When organizing the workshop I really focused on stripping the content to the core fundamentals.  What could I teach these kids so that they could really understand it & take something away from the class?  What I found was key to this was relating to them.  Just like any audience (we know the importance of engaging & relating to the audience thanks to this blog post).  I needed to engage the students.  And what better way to engage them than to relate to them? & offer gelato rewards for their final project completion =)  I made sure to use relevant examples…research what shows kids these days are watching (scary), ask them about their interests & tie that back in to the material.  We watched clips from the movie, Elf, Mr. Bean, & Looney Tunes, which most students were at least familiar with.  Plus, those clips provided good, clean humor, which is tough to find these days.

Challenge #3 I overcame by splitting each lesson into short sprints with an activity to follow.  This kept things moving fluidly & didn’t allow much time for falling asleep on their end =)  The activities kept them engaged & were a great diversion to me talking, asking questions, & writing on the white board.  We did brainstorming activities, character & place exercises, & watched some video clips.  The video clips were definitely the highlight for the students.

The outcome:  AMAZING!  By the last class, they all had really warmed up.  They did a fantastic job writing, offering suggestions, participating in class, & completing their final sketches.  They all even performed their sketches & some even made props!  They did a great job of applying the comedic techniques & other skills we practiced in class.

The evaluations were also telling of the fabulous outcome.  The kids loved it, said they wanted to bring their friends next time, & asked when I was going to do another workshop.  I will lead one again!  The kids’ energy & creativity was inspiring & I learned a lot from them!

It sure feels good!

Do your kids like to write?  Like to watch cartoons or funny TV shows & movies?  They may enjoy my next comedy writing workshop.  Contact me & I’ll let you know about future opportunities!

Venture on,

mel, the Venture Gal

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Engage Your Audience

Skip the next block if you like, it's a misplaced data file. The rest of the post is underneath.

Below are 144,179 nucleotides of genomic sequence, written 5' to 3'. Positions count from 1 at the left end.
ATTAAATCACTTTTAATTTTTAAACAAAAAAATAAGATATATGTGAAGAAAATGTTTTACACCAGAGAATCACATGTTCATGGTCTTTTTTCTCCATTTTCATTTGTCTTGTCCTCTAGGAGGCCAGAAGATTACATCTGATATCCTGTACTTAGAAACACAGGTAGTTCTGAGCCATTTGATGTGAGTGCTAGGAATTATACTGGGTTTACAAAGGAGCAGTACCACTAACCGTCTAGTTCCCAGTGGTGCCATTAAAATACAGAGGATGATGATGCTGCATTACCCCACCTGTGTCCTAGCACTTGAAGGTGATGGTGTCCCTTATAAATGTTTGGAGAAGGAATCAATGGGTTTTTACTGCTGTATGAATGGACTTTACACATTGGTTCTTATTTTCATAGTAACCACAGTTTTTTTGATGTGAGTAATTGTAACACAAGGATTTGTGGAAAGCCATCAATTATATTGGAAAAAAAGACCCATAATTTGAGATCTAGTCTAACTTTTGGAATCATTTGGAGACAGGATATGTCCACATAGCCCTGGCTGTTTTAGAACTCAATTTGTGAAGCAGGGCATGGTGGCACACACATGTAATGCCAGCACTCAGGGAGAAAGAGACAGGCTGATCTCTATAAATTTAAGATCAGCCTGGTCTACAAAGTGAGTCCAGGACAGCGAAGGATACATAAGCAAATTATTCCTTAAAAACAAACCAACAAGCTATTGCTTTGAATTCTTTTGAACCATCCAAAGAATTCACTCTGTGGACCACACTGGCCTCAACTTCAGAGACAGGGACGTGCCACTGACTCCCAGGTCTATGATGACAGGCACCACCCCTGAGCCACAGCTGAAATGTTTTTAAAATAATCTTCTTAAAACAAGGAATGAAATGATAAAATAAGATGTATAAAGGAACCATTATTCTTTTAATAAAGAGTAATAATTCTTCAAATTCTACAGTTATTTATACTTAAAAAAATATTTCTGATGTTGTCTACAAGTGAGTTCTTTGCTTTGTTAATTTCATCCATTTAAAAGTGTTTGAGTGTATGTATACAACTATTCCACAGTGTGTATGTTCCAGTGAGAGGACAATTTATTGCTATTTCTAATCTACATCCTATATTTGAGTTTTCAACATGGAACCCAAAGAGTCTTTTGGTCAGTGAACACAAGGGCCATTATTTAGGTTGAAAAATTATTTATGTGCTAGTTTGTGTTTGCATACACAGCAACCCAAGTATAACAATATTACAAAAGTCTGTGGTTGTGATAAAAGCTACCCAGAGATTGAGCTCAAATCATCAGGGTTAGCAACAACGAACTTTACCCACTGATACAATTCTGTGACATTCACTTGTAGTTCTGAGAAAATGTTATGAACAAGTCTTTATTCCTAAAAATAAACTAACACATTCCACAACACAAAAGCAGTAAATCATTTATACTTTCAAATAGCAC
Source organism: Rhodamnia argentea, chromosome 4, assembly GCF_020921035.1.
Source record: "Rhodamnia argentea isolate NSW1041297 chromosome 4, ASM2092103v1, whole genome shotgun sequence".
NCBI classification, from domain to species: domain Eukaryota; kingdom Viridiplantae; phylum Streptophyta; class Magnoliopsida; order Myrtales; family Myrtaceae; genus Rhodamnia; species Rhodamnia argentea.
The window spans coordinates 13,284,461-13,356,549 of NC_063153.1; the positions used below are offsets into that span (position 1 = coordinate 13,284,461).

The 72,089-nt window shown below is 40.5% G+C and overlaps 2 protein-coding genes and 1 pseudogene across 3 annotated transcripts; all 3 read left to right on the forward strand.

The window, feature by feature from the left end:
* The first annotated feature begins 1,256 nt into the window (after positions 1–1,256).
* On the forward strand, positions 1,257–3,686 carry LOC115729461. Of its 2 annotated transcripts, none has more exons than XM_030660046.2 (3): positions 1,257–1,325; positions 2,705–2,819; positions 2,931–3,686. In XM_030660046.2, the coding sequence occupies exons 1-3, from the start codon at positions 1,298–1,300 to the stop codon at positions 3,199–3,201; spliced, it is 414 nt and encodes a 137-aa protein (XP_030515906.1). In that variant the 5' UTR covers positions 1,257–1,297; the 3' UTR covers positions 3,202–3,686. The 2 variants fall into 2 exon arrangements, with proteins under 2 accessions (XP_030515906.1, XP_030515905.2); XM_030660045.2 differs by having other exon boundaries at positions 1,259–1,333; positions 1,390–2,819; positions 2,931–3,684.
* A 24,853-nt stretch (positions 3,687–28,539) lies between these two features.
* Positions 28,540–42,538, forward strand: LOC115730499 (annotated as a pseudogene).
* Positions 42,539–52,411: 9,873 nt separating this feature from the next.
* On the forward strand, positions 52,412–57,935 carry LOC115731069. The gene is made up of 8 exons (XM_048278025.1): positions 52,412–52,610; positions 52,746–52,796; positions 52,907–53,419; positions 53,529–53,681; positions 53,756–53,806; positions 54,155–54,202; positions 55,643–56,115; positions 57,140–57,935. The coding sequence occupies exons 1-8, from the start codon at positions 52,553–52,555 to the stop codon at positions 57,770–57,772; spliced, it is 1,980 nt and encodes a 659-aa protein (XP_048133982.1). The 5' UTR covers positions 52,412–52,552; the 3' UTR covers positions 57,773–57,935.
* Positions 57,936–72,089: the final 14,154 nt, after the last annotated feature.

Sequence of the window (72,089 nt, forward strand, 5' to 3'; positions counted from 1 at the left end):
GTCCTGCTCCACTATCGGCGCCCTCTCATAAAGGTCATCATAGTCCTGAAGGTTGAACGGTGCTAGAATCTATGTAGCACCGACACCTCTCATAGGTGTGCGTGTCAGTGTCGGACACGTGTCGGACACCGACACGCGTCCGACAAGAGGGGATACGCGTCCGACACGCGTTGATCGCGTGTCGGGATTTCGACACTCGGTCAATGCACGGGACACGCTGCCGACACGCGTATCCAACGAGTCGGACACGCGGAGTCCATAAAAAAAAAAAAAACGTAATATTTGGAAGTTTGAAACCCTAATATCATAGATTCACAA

At a Second City show I recently watched, I was reminded of the importance of engaging the audience in any successful presentation.  The Second City crew (it was the “We’re All in This Room Together” show on the e.t.c. stage for those of you who want to experience it for yourself…which I highly recommend!) did a fabulous job of involving the audience in the show, relating the story onstage to the audience in the room, & making emotional connections to the audience.  A couple of examples of how they did this…

Involving the audience in the show.  For one sketch, the Second City crew pulled someone from the audience to participate.  The sketch was about a marriage, & the audience member was commissioned as the groom.  The audience member rose to the occasion & did a great job of improvising.  And even though the rest of the audience wasn’t in the show themselves, they felt more apart of the show because someone “like them” was experiencing being on stage.  The entire audience benefited from the one audience member’s participation.

Relating the story onstage to the audience.  The Second City crew did this repeatedly by asking the audience for suggestions, for topics, names, professions.  One sketch particularly sticks out…two of the SC improvisers played elderly folk & asked members of the audience in the front row questions about where they were from, what they did for a job, & other characteristics about their life.  The SC folk responded, clearly in the moment, with witty, funny, & timely responses.

Making emotional connections to the audience.

For an entrepreneur or presenter of any kind, these lessons are equally important…

Make your audience part of the story.

Make it personal.

Let your audience participate.

Engage your audience & they will engage you.

Venture on,

mel, the venture gal



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Life is an improvisation

Life is in the moment.

Life is an improvisation.

Where have you improvised in your life?

Not everything goes as planned in life.  In fact, most of the times we cannot plan for what life hands us.  Sometimes we plan to meet someone & they have to cancel last minute & we’re faced with an extra hour or two in our day.  I have an hour to spend elsewhere…not a wasted hour.  Other times we may learn of an illness a friend or family member must face, that she/he did not plan to experience.

In my life I experience improvisations regularly…lots of meetings rescheduled, things happening to people that come unexpected, & news & life events that I did not anticipate.  And I don’t want to try & anticipate all that could happen in life.  That would be quite overwhelming & stressful.  I like to roll with the punches…being prepared enough, but able to be flexible & react when something comes up that was unexpected.

How do we prepare for those times in life when we need to improvise?  Improv of course! 

What do you do when life hands you an unexpected turn?  Where have you improvised in your life?

venture on,

mel, the venture gal